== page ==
3. It would appear that alongside my usual love of industrial locations, Churches and Schools are my new 'thing' this year. St. Saviour's has been on my list for a long time but with it being so far away I never had a proper chance to do it. However it was definitely a fixture on the list for myself and Landie Man's northern tour, and we turned up not knowing whether or not it would be accessible or not owing to the prior knowledge that it gets sealed up quite regularly. To be honest I thought we'd turn up to find it sealed but I was very happily wrong. We arrived in torrential rain which in some ways helped us keep a relatively low profile as we walked up to the church past the inhabited house on the driveway as nobody in their right mind would be outside or keeping watch at the windows in the weather that day. After a bit of a faff and a search and a wiggle we were delighted to be standing inside, and walking into the main part of the church my jaw dropped seeing the grandeur of it all. The rain continued to pour down whilst we were inside which provided a constant drumming background noise as we photographed the interior, and to be honest I think I was so in awe of the beauty that I didn't take as many photographs as I should have done. I'd happily go back though so that's not too much of an issue Thanks for looking, more here https://www.flickr.com/photos/mookie427/sets/72157652664997072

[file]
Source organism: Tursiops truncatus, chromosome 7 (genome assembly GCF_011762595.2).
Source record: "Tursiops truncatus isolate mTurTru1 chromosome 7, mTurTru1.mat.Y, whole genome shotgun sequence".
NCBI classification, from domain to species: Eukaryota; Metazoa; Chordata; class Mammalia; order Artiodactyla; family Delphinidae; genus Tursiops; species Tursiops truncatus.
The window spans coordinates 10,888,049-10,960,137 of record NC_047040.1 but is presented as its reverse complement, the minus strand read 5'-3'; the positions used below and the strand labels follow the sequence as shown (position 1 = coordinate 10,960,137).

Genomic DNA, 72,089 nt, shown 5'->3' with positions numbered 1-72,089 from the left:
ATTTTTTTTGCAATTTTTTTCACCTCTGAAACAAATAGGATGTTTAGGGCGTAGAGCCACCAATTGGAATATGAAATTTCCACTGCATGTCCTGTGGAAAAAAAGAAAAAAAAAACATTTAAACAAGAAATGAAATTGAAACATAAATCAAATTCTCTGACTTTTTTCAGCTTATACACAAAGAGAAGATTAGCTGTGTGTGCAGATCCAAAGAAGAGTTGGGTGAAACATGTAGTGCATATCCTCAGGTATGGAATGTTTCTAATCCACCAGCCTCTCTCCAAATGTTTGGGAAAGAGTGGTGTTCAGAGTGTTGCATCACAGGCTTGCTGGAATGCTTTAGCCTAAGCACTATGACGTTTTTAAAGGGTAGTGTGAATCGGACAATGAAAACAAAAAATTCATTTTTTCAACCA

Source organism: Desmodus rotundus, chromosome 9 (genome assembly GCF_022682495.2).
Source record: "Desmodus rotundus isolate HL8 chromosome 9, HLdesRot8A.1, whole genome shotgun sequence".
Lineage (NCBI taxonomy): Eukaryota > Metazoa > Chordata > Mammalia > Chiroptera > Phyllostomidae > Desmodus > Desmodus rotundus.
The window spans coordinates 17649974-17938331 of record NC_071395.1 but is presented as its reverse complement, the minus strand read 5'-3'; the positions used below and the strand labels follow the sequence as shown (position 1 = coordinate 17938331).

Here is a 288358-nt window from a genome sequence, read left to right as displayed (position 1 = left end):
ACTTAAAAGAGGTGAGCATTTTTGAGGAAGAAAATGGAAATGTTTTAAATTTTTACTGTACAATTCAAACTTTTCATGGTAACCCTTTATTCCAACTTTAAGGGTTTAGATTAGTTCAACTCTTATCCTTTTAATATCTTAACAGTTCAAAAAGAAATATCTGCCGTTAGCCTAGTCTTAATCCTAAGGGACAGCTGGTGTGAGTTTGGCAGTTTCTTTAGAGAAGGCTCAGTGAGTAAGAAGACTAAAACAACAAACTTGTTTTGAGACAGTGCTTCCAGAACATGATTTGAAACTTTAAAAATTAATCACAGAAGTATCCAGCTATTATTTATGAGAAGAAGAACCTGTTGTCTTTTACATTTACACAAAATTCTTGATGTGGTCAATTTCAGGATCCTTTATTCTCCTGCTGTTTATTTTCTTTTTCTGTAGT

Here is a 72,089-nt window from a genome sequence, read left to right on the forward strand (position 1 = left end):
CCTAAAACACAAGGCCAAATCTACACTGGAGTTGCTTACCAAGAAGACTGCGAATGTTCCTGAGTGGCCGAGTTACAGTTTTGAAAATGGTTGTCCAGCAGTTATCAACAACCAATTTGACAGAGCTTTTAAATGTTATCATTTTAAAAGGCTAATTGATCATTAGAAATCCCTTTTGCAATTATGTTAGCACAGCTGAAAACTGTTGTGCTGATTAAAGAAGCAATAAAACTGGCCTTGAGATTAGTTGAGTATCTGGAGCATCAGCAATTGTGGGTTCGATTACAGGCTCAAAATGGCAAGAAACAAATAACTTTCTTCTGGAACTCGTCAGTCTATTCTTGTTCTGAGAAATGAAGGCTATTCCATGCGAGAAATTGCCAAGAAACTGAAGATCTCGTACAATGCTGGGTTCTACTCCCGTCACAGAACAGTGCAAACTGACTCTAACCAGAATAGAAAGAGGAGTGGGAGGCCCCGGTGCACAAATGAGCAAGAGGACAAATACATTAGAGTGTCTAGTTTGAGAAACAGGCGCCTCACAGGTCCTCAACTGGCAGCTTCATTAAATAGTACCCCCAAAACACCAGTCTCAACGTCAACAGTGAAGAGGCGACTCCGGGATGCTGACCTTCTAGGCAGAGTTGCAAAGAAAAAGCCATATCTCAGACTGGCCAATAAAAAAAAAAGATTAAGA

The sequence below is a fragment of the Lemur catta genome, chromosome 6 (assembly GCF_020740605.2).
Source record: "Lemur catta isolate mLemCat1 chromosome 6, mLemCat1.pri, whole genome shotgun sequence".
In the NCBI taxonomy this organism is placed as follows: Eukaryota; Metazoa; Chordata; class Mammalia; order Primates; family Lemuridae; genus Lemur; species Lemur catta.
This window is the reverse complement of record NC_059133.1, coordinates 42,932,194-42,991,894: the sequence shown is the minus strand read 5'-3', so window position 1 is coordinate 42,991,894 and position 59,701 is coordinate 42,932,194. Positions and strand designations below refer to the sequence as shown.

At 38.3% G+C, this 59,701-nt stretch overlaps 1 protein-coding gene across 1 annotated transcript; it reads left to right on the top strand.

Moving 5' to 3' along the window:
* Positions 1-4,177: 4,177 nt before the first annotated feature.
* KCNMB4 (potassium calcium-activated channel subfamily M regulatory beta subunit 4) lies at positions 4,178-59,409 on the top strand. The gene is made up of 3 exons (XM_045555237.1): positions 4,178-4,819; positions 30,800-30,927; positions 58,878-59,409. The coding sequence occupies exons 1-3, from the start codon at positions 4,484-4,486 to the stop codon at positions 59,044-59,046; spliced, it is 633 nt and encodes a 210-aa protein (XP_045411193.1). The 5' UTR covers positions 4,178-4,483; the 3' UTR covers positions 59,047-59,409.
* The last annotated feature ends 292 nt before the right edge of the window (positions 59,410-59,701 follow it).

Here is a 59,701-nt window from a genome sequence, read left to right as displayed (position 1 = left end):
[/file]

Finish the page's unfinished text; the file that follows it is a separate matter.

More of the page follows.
4. Part of the Sell Out Cat Crew (SOCC) outing me and Banned batz visted a church First day of visiting derelict sites of the year, having been here in 2012 and since upgrading camera several times and improving my photography a hell of a lot I thought it was time to see how the church was doing after it's on/off access. Answer is not a lot has happened.
  5. Not sure what to write here, it's a church. It's full of church things and is in quite good condition. I got naked and was going to get a pic of me lay on the coffin stand but someone tried the door before I got the pic, can you imagine getting caught in a Catholic church totally naked.